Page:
11) Compare Total Costs For Each Possibility
To decide which loan is best for you, set up a table like the one below. The figures you compare should include closing costs and points -- we call them Comparative Amounts and Monthly Comparisons.

You also need to factor in whether you have the cash on hand to pay points, and/or an adequately high, steady enough income to consider 15 year loans. Then, for your remaining options: Find out what the total cost would be by the time you'd pay each loan off.

For example, given the options presented below, if I were moving in 5 years, I'd take the 6.25% ARM, even though it has points, because the rate is so low. I'd more than re-coup my $2,000 in the 5 years. But if I expected to own for 15 or 30 years, I'd take the 30 year fixed rate at 8.5% -- and pay it off as quickly as I could.

Note: For ARMs, be prudent, and assume that interest will increase at the maximum rate allowed, every change date. As you'll see below, they can get very costly!

12) Decide NOW To Invest In Your Mortgage
Even small advance payments will earn you a high return, completely guaranteed, while you pay off your mortgage years early. For example, $25 a month will save you between $25,000 and $30,000 in interest on the 30 year loans listed below. That's $25,000 to $30,000 tax-free, because it's money you've saved, not earned. For more on this subject, see my book, The Banker's Secret.

If you plan to invest in your next loan, pick an amount you know you can afford -- even if it's pocket change -- and compare your options with that amount built in to the monthly comparison figure.

Sample $100,000 Mortgage Comparison Work Sheet
Term 30 Year 30 Year 30 Year 15 Year 15 Year 30 Year 30 Year
Rate Fixed Fixed Fixed Fixed Fixed Adjustable Adjustable
Interest Rate 9.125% 8.75% 8.5% 8.875% 8.375% 7.375% 6.25%
ARM: Change Period n/a n/a n/a n/a n/a 2 Years 2 Years
Interest Cap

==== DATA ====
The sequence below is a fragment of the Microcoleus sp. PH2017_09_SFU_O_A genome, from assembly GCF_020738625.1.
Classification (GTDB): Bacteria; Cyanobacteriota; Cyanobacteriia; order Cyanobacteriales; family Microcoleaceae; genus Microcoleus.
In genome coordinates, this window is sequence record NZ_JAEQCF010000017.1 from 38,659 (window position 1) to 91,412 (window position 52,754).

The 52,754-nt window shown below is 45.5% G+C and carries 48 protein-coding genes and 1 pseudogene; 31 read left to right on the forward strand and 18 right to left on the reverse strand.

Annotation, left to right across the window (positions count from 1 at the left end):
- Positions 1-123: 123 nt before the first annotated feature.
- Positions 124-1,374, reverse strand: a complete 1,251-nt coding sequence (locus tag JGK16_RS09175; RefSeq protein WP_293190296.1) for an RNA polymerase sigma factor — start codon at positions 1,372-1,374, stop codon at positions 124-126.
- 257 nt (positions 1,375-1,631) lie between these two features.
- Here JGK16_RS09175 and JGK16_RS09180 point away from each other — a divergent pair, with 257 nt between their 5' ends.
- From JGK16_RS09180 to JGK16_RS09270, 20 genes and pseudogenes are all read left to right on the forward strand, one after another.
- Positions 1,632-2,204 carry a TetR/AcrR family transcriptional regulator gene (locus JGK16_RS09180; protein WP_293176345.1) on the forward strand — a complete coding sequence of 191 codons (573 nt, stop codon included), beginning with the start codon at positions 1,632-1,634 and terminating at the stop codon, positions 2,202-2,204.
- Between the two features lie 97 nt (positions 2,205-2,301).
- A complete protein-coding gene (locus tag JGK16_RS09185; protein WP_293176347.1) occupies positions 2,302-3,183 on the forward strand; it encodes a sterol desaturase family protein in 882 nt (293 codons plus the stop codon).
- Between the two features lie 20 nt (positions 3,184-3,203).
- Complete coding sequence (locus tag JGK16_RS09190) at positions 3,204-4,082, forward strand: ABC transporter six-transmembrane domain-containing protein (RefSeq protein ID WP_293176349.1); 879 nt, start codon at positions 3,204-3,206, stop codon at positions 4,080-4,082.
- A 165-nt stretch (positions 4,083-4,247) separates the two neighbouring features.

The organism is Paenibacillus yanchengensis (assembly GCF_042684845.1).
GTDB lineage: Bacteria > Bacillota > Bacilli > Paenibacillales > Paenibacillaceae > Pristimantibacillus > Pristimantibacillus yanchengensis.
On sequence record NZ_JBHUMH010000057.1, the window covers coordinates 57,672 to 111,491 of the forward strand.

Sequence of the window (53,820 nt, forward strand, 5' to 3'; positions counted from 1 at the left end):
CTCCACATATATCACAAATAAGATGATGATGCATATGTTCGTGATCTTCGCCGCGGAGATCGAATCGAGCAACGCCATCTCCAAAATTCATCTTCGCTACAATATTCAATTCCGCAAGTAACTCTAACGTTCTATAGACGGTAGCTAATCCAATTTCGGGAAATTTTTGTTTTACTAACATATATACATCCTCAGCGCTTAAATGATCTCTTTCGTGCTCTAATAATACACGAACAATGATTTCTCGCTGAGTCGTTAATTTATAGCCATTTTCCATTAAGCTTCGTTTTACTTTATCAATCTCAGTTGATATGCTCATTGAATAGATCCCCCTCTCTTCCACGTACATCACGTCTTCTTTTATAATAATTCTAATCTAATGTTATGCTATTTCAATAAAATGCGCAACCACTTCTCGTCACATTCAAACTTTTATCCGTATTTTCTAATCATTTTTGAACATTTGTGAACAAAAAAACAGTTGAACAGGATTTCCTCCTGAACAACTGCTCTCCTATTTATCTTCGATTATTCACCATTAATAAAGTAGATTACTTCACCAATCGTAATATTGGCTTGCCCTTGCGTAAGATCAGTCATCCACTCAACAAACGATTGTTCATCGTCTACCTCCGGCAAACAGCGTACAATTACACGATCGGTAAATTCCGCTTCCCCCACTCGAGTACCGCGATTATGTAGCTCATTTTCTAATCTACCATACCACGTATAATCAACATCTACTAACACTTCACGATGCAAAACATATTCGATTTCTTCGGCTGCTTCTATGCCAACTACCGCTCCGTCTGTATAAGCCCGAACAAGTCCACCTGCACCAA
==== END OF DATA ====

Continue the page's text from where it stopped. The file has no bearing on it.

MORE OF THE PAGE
n/a n/a n/a n/a n/a 2% 2%
Lifetime Cap
n/a n/a n/a n/a n/a 6% 6%
Points (in percent) 0 2.125% 3.125% 0 3.375% 0 2%
Points (in dollars) 0 2,125 3,125 0 3,375 0 2,000
Closing Costs 2,500 2,500 2,500 2,500 2,500 2,500 2,500
Comparative Amount 102,500 104,625 105,625 102,500 105,875 102,500 104,500
Monthly Comparisons 834 823 812 1032 1035 708 643
Total Cost:
5 Years







15 Years
231,739 230,508 228,664 185,762 186,273 271,224 257,740%
30 Years
300,221 296,304 292,373     387,307 361,347

Notes: All calculations were made with The Banker's Secret Software, but can be done with other real estate programs. Lenders should be willing to give you figures based on the full term of the loan, as well as on the number of years you plan to keep the house. Your Work Sheet should only be used to help you pick a loan. Once you've gotten approval, you need a schedule that is based on the actual amount you borrow and the actual monthly payment, not the comparative figures that build in points and closing costs.

The Pocket Change Investor
The Secrets to Getting Ahead -- Even If You Have a Pile of Credit Card Bills, Hefty Mortgage Payments,
Loans Out on a Clunker or Two, & a Bad Case of the "I'm Tired of Living Payday to Payday" Blues.

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Reprinted from The Pocket Change Investor © 1991, Marc Eisenson & Nancy Castleman